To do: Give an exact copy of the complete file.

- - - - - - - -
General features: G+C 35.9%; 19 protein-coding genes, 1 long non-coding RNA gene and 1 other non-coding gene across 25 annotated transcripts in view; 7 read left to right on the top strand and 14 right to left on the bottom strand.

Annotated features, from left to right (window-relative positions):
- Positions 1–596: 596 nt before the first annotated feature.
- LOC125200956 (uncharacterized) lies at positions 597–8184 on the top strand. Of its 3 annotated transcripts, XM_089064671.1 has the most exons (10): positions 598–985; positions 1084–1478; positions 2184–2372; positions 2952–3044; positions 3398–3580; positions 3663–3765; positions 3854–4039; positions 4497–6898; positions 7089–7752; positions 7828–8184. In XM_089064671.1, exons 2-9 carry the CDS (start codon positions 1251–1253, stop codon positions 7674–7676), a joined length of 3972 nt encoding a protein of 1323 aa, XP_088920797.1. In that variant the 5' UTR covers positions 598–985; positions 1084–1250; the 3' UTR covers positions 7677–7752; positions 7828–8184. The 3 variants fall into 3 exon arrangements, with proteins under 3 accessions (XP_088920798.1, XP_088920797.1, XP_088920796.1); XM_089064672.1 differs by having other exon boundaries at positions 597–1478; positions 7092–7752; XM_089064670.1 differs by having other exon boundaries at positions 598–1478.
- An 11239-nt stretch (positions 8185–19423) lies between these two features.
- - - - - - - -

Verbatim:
General features: G+C 35.9%; 19 protein-coding genes, 1 long non-coding RNA gene and 1 other non-coding gene across 25 annotated transcripts in view; 7 read left to right on the top strand and 14 right to left on the bottom strand.

Annotated features, from left to right (window-relative positions):
- Positions 1–596: 596 nt before the first annotated feature.
- LOC125200956 (uncharacterized) lies at positions 597–8184 on the top strand. Of its 3 annotated transcripts, XM_089064671.1 has the most exons (10): positions 598–985; positions 1084–1478; positions 2184–2372; positions 2952–3044; positions 3398–3580; positions 3663–3765; positions 3854–4039; positions 4497–6898; positions 7089–7752; positions 7828–8184. In XM_089064671.1, exons 2-9 carry the CDS (start codon positions 1251–1253, stop codon positions 7674–7676), a joined length of 3972 nt encoding a protein of 1323 aa, XP_088920797.1. In that variant the 5' UTR covers positions 598–985; positions 1084–1250; the 3' UTR covers positions 7677–7752; positions 7828–8184. The 3 variants fall into 3 exon arrangements, with proteins under 3 accessions (XP_088920798.1, XP_088920797.1, XP_088920796.1); XM_089064672.1 differs by having other exon boundaries at positions 597–1478; positions 7092–7752; XM_089064670.1 differs by having other exon boundaries at positions 598–1478.
- An 11239-nt stretch (positions 8185–19423) lies between these two features.